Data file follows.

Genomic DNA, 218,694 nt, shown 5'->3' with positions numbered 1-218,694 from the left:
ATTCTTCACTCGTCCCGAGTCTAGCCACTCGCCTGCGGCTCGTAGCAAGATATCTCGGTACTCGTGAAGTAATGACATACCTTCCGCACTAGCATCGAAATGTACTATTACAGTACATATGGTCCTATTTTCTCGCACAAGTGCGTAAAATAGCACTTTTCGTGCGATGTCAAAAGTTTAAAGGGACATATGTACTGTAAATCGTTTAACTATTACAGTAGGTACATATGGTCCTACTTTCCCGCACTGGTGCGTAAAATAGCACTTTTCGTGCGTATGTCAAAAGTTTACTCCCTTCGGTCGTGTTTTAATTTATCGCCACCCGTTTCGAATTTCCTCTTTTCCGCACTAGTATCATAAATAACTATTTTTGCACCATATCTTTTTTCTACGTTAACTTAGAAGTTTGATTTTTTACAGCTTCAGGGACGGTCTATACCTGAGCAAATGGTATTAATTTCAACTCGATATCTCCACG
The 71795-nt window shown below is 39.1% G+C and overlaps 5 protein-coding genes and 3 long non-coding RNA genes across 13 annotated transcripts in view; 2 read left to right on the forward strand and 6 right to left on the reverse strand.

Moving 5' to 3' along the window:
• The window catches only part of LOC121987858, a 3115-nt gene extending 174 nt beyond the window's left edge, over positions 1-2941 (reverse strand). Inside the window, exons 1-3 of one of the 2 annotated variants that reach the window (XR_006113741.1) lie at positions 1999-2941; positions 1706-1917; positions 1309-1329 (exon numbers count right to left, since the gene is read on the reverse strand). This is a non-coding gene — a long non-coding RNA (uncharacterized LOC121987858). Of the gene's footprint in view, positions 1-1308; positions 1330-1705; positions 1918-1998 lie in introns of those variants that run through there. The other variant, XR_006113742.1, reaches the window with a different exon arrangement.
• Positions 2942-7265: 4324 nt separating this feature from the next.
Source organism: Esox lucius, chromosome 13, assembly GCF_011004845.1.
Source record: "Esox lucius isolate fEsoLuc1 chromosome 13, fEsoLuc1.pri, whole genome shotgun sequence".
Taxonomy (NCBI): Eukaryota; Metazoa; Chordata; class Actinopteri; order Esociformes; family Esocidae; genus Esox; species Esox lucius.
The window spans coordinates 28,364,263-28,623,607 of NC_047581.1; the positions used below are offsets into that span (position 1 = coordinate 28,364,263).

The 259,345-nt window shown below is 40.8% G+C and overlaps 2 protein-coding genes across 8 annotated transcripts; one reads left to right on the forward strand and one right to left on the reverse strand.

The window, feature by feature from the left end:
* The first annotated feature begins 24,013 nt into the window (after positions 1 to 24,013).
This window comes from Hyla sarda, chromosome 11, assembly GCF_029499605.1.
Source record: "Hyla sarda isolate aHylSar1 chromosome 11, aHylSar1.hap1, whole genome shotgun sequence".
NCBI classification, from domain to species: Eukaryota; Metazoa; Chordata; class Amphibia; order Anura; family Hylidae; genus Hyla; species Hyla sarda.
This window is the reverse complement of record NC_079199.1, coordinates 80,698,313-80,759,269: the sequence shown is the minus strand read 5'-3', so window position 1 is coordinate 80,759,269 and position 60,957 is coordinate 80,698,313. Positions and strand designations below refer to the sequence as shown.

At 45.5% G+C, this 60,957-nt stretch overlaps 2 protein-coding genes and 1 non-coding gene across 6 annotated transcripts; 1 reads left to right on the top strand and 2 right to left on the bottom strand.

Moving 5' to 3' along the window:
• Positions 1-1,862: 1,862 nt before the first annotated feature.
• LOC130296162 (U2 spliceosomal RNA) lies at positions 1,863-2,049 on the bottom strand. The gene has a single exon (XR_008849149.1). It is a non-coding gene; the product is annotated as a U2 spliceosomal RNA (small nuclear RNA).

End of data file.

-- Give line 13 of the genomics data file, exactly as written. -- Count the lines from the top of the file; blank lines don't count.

* The first annotated feature begins 24,013 nt into the window (after positions 1 to 24,013).